Ice Waterfall: In both the Arctic and Antarctic regions, ice is retreating. Melting water on icecap, North East Land, Svalbard, Norway

    Yann Arthus-Bertrand

    Overdevelopment, Overpopulation, Overshoot

    Satellite Dishes: The rooftops of Aleppo, Syria, one of the world’s oldest cities, are covered with satellite dishes, linking residents to a globalized consumer culture.

    Stephanie Sinclair

    Overdevelopment, Overpopulation, Overshoot

    Child Brides: Tahani, 8, is seen with her husband Majed, 27, and her former classmate Ghada, 8, and her husband in Hajjah, Yemen, July 26, 2010.

    Mike Hedge

    Overdevelopment, Overpopulation, Overshoot

    Megalopolis: Shanghai, China, a sprawling megacity of 24 Million

    Google Earth/ 2014 Digital Globe

    Overdevelopment, Overpopulation, Overshoot

    Big Hole: The Mir Mine in Russia is the world’s largest diamond mine.

    Daniel Dancer

    Overdevelopment, Overpopulation, Overshoot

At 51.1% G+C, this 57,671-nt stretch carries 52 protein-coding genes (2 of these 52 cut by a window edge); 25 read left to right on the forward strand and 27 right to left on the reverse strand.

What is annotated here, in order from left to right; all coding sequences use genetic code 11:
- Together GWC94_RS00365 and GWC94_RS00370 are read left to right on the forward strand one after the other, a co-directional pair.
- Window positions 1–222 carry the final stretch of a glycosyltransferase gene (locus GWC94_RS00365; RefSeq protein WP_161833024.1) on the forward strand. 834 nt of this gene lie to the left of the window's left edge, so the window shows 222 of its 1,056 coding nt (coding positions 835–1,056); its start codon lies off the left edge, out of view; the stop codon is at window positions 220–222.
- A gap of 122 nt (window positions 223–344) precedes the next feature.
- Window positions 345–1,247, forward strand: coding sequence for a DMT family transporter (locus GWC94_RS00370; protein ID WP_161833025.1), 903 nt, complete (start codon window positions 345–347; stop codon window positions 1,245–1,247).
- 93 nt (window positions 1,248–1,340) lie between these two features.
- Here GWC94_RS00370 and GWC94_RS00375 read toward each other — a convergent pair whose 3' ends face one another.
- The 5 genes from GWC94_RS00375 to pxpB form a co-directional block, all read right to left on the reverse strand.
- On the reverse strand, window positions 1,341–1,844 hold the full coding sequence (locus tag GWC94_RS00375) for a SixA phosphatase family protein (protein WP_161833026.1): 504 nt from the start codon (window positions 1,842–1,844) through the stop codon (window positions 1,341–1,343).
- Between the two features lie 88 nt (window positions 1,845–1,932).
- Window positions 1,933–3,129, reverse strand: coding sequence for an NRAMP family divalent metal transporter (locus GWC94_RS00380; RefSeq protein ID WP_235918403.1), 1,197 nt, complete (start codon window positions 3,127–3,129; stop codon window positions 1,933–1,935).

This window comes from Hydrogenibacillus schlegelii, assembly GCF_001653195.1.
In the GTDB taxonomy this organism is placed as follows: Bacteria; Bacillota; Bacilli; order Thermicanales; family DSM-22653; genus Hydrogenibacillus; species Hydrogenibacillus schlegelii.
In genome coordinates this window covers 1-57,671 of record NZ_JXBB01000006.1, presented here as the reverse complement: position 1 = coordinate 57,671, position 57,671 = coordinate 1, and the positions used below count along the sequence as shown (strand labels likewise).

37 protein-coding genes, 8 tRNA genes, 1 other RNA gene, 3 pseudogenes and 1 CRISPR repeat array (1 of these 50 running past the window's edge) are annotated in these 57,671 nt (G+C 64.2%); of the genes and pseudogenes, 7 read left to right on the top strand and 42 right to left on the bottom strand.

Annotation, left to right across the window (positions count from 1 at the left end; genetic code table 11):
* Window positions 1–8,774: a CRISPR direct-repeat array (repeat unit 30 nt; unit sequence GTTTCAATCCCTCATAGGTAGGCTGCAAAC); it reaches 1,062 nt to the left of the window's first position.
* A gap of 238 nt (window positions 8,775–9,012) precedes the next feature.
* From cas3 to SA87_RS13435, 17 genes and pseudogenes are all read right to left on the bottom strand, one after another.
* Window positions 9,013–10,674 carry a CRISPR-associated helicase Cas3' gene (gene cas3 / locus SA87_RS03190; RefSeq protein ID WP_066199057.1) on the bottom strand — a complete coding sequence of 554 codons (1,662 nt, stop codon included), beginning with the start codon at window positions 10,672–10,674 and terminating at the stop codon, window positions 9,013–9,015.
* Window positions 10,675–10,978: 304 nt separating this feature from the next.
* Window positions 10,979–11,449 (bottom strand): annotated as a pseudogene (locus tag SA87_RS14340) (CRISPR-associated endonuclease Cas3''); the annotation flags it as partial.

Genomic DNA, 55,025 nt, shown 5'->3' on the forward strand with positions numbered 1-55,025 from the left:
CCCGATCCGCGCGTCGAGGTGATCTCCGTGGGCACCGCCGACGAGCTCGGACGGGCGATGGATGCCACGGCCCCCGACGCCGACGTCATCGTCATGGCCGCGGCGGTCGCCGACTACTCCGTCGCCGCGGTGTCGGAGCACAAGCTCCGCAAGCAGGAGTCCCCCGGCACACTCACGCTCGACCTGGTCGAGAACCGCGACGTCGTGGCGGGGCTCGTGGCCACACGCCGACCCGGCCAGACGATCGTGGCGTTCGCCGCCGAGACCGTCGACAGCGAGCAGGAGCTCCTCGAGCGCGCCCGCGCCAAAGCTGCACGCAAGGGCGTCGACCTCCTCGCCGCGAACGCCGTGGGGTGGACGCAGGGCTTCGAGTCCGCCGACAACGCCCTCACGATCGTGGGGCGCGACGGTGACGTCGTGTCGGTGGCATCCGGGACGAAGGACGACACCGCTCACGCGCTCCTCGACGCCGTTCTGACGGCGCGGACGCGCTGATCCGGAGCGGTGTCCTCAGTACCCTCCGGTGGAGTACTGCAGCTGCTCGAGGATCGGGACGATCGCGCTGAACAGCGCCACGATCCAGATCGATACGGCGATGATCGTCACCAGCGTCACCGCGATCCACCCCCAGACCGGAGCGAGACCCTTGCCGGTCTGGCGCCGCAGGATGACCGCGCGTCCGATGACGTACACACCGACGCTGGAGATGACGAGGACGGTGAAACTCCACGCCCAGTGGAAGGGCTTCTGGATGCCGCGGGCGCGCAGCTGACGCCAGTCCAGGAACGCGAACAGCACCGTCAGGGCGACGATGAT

Clear-cut: Industrial forestry degrading public lands, Willamette National Forest, Oregon

    Peter Essick

    Overdevelopment, Overpopulation, Overshoot

    Computer Dump: Massive quantities of waste from obsolete computers and other electronics are typically shipped to the developing world for sorting and/or disposal. Photo from Accra, Ghana.

    Daniel Beltra

    Overdevelopment, Overpopulation, Overshoot

    Oil Spill Fire: Aerial view of an oil fire following the 2010 Deepwater Horizon oil disaster, Gulf of Mexico

    Ian Wylie

    Overdevelopment, Overpopulation, Overshoot

    Slide 13

    Airplane Contrails: Globalized transportation networks, especially commercial aviation, are a major contributor of air pollution and greenhouse gas emissions. Photo of contrails in the west London sky over the River Thames, London, England.

    R.J. Sangosti/Denver Post

    Overdevelopment, Overpopulation, Overshoot

    Fire: More frequent and more intense wildfires (such as this one in Colorado, USA) are another consequence of a warming planet.

  • Recent Slide Shows

Comments

Loading Comments...